It normally starts like this. You may have not have done any work with them, or you may just have done a couple of small M&E projects or sub-contract maintenance work, but they don’t really view you as different to anyone else in your category. Once you have gone through all sorts of corporate procurement hoops, they won’t pay you any more than they pay any of their other specialist HVAC suppliers, and you will have to provide proposals/quotes and all sorts of similar stuff.
If you continue to work with them and you do a great job, then you’ll become a regular supplier. Sometimes they may actually come back to you, to see whether you’re interested in doing specific M&E project or upgrade works or when they’re looking for help with a particular client that has a technical problem, and you may be rewarded better than if it was just a standard quote. Plus you don’t have to got through all the initial buying hoops that you had to go through when you first started working with them.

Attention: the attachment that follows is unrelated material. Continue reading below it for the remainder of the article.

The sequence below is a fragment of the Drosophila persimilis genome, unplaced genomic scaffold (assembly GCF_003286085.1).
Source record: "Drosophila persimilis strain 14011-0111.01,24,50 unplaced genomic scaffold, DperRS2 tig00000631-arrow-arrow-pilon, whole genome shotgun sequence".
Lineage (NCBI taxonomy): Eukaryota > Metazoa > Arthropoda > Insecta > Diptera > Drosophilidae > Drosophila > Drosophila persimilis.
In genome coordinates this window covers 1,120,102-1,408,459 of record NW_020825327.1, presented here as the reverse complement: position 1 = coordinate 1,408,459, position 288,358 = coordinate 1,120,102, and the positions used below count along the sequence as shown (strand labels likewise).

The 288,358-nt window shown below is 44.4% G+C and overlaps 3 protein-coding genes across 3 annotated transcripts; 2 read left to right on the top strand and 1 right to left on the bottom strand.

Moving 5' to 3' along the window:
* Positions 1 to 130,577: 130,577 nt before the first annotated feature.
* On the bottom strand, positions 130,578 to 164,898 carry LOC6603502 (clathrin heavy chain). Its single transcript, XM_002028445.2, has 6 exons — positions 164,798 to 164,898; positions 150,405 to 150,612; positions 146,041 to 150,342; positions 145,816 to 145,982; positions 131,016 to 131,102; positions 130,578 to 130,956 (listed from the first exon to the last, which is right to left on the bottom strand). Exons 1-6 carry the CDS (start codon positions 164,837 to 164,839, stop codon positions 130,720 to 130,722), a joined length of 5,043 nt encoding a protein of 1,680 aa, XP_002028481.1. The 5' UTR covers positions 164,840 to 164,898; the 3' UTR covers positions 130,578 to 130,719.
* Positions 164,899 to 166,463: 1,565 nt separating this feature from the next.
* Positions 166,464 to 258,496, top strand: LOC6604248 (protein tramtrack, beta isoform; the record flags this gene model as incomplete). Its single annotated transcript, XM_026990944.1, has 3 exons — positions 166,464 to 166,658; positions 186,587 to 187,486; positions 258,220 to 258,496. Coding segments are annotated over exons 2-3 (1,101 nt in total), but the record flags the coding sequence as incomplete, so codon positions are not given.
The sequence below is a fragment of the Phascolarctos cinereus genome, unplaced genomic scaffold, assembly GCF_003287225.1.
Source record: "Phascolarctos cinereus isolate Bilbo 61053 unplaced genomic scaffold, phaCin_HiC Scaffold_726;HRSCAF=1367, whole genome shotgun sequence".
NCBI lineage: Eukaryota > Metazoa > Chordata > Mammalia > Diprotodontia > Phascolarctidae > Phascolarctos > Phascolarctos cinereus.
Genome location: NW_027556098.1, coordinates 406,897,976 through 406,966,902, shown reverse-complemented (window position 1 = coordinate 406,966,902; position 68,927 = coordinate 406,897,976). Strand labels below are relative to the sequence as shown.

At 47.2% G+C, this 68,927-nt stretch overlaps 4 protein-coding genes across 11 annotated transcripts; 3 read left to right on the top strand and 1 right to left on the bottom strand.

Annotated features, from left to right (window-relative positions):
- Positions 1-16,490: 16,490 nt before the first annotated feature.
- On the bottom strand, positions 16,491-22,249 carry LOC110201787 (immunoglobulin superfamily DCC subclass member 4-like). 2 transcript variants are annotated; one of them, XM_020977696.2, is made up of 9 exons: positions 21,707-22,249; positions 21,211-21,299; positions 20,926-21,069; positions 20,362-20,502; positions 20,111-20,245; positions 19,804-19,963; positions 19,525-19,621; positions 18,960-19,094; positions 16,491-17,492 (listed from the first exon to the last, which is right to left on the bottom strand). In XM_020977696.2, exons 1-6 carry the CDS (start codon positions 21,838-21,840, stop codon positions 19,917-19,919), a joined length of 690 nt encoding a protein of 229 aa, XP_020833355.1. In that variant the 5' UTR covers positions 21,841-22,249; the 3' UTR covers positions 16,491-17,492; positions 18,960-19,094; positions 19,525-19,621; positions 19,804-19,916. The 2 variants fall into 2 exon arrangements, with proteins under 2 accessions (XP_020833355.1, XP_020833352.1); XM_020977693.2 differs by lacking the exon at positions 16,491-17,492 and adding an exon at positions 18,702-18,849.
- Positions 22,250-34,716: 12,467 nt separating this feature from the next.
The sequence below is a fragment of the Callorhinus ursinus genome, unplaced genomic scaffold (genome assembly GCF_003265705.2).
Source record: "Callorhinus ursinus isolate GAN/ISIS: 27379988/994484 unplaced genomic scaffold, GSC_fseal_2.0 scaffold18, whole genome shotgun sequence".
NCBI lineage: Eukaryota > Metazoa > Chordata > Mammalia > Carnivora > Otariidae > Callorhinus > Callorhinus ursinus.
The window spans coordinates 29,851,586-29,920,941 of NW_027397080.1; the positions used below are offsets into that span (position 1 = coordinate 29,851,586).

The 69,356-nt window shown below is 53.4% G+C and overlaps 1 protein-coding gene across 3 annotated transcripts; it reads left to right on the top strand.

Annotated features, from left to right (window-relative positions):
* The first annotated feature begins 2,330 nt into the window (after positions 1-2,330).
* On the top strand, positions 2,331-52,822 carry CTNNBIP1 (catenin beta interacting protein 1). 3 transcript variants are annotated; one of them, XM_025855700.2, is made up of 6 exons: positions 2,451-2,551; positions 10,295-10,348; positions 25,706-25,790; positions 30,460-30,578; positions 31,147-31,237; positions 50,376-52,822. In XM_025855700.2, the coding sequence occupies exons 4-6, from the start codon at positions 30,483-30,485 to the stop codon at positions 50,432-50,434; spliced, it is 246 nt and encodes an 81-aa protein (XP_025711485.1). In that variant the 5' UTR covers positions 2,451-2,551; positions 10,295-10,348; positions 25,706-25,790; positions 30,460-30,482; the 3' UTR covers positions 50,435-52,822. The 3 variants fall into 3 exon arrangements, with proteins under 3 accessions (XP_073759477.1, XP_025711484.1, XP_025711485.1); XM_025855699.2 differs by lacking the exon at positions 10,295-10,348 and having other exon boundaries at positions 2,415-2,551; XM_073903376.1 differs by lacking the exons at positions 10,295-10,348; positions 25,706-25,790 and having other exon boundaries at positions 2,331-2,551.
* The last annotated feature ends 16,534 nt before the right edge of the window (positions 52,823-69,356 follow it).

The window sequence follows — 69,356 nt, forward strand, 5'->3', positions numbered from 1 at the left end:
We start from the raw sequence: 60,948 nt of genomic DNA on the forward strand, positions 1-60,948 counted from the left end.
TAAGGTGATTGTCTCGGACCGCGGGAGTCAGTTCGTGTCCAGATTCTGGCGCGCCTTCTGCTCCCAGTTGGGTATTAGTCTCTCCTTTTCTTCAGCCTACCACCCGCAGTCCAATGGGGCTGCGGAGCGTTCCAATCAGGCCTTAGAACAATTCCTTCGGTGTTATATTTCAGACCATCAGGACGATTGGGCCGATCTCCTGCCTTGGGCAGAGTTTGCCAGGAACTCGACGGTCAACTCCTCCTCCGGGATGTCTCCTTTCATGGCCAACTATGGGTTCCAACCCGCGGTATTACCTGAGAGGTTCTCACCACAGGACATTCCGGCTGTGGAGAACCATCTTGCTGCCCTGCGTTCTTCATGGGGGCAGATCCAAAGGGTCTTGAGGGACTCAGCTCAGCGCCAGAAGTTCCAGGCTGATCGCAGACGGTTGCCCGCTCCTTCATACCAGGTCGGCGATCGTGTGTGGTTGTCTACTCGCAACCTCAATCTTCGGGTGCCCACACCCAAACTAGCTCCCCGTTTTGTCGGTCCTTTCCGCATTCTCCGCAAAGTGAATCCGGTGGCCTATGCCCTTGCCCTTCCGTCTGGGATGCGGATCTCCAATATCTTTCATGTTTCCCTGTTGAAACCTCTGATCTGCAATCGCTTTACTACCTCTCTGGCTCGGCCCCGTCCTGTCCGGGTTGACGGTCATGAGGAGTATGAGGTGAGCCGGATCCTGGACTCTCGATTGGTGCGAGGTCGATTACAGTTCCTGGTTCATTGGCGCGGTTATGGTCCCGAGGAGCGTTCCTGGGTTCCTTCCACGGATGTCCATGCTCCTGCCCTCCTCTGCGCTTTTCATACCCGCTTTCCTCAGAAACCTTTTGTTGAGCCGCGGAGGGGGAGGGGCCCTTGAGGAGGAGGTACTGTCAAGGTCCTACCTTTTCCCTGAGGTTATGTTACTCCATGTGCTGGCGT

Ideally, you want to establish yourself as their trusted partner. When you’re a trusted partner, a number of things happen. Firstly the organisation sees you as being a real expert in your field, someone who understands theirs and their clients needs, who can really help them do their job quickly and reliably, so you get paid a premium.
You then get chosen in preference to all others, but also importantly you get called in early on in the project and instead of anyone else. Rather than just waiting until they need to hire a contractor or supplier for a certain job, and then putting it out to tender or calling lots of suppliers for quotes, they’ll call you in to give them some advice and guidance early on in their decision making process where they still trying to understand what the problem is and how they’re going to deal with it. That straight away puts you in pole position to win any work that comes out of it. It’s a really great position to be in.